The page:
Again, considering that an integrated approach could trim room temperature errors, remaining errors in published specifications are due to tempeature coefficient, but additional errors will be encountered over the range of current and gate drive. Note that the ratio varies over current, indicating non-linearity, and further examination of data sheets shows a dependency on the exact amount of gate drive. The graph of Fig. 4 is typical of current sensing MOSFET performance. Even considering a limited range, for example 8 to 12 V of gate drive, shows a variation of ±3%. To put this into perspective, a 1.3 V variation in 10 V gate drive introduces 1% of error. Achieving maximum accuracy indicates the need to control gate drive within ±0.13 volts for less than 0.1% contribution to error. This means the gate drive alone must be controlled to around ±1%. For error considerations, we will make the assumption that any integrated approach implements tight gate voltage control.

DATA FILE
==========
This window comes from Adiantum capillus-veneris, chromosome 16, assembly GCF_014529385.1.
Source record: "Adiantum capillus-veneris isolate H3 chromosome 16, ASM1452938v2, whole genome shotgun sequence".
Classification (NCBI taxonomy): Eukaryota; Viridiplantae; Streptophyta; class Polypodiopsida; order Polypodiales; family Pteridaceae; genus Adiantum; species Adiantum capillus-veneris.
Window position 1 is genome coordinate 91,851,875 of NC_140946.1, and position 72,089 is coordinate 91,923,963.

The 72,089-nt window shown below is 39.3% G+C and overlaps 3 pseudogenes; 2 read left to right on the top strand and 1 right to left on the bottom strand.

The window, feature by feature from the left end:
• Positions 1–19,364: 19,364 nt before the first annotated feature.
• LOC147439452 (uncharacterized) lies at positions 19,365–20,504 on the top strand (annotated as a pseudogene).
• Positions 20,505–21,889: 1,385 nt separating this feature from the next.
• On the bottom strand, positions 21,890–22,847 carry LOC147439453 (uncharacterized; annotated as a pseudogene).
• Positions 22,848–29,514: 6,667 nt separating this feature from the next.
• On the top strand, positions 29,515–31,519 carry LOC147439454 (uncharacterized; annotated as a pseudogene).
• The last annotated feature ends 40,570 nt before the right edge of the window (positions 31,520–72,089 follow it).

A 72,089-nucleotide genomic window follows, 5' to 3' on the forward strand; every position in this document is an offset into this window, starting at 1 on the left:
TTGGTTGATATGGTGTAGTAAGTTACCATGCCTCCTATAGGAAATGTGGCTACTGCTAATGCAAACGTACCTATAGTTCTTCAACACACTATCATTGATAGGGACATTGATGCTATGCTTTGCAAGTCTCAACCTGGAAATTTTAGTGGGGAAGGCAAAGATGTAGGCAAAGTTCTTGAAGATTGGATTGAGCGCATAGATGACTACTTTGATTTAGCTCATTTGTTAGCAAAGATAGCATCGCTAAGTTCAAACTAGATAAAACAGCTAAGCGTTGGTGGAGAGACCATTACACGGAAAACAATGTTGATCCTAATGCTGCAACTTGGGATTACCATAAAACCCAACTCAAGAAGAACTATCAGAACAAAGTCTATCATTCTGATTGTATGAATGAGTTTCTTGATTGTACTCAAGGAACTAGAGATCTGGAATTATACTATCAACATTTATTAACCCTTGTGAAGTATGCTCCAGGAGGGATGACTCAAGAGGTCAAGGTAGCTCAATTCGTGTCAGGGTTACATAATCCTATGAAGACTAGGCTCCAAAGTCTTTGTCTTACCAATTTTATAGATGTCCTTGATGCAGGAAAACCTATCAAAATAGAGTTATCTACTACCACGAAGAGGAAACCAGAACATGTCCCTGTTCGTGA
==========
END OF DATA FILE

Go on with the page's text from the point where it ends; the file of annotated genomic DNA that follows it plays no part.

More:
A big problem is the lack of MIN/MAX limits on temperature coefficient from any manufacturer, typical values that range from +/-0.006%/°C to as high as ±0.078%°C make estimating maximum values difficult. Parameters that do not have guarantees indicate that they are poorly controlled, or difficult or uneconomical to control. Credible literature (3) indicates that around ±0.11%/°C is more representative of achievable performance and this suggests a trimmed integrated approach could be specified at ±7%, only at full scale, from 10°C to 85°C. In order to put MOSFET sensing in its best light with currently available parts, with difficulty it may be possible to achieve ±3% over 10°C to 85°C at full scale.